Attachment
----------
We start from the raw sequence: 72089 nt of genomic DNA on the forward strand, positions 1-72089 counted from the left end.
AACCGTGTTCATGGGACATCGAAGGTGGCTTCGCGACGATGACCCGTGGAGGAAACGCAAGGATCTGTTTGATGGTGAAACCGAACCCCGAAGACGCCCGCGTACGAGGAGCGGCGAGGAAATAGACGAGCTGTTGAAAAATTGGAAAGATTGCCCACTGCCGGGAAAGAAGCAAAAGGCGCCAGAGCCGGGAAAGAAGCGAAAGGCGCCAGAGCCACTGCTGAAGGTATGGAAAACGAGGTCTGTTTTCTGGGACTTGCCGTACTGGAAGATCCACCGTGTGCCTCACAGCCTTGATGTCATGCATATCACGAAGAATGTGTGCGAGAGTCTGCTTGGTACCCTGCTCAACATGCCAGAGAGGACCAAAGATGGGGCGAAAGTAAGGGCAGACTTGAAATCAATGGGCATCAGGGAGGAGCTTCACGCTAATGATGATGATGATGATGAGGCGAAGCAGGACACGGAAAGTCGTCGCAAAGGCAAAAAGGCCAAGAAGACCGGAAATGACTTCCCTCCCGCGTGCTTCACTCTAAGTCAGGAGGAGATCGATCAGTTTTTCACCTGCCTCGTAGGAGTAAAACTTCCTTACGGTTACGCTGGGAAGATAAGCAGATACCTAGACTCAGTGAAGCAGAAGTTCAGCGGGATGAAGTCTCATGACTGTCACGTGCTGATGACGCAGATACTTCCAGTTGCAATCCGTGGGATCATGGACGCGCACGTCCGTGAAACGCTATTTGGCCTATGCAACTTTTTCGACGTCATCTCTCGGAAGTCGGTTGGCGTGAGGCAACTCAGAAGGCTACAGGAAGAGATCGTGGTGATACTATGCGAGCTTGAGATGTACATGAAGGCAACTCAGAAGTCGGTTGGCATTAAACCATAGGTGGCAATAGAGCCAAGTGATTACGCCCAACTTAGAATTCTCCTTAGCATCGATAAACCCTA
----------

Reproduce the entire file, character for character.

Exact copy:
We start from the raw sequence: 72089 nt of genomic DNA on the forward strand, positions 1-72089 counted from the left end.
AACCGTGTTCATGGGACATCGAAGGTGGCTTCGCGACGATGACCCGTGGAGGAAACGCAAGGATCTGTTTGATGGTGAAACCGAACCCCGAAGACGCCCGCGTACGAGGAGCGGCGAGGAAATAGACGAGCTGTTGAAAAATTGGAAAGATTGCCCACTGCCGGGAAAGAAGCAAAAGGCGCCAGAGCCGGGAAAGAAGCGAAAGGCGCCAGAGCCACTGCTGAAGGTATGGAAAACGAGGTCTGTTTTCTGGGACTTGCCGTACTGGAAGATCCACCGTGTGCCTCACAGCCTTGATGTCATGCATATCACGAAGAATGTGTGCGAGAGTCTGCTTGGTACCCTGCTCAACATGCCAGAGAGGACCAAAGATGGGGCGAAAGTAAGGGCAGACTTGAAATCAATGGGCATCAGGGAGGAGCTTCACGCTAATGATGATGATGATGATGAGGCGAAGCAGGACACGGAAAGTCGTCGCAAAGGCAAAAAGGCCAAGAAGACCGGAAATGACTTCCCTCCCGCGTGCTTCACTCTAAGTCAGGAGGAGATCGATCAGTTTTTCACCTGCCTCGTAGGAGTAAAACTTCCTTACGGTTACGCTGGGAAGATAAGCAGATACCTAGACTCAGTGAAGCAGAAGTTCAGCGGGATGAAGTCTCATGACTGTCACGTGCTGATGACGCAGATACTTCCAGTTGCAATCCGTGGGATCATGGACGCGCACGTCCGTGAAACGCTATTTGGCCTATGCAACTTTTTCGACGTCATCTCTCGGAAGTCGGTTGGCGTGAGGCAACTCAGAAGGCTACAGGAAGAGATCGTGGTGATACTATGCGAGCTTGAGATGTACATGAAGGCAACTCAGAAGTCGGTTGGCATTAAACCATAGGTGGCAATAGAGCCAAGTGATTACGCCCAACTTAGAATTCTCCTTAGCATCGATAAACCCTA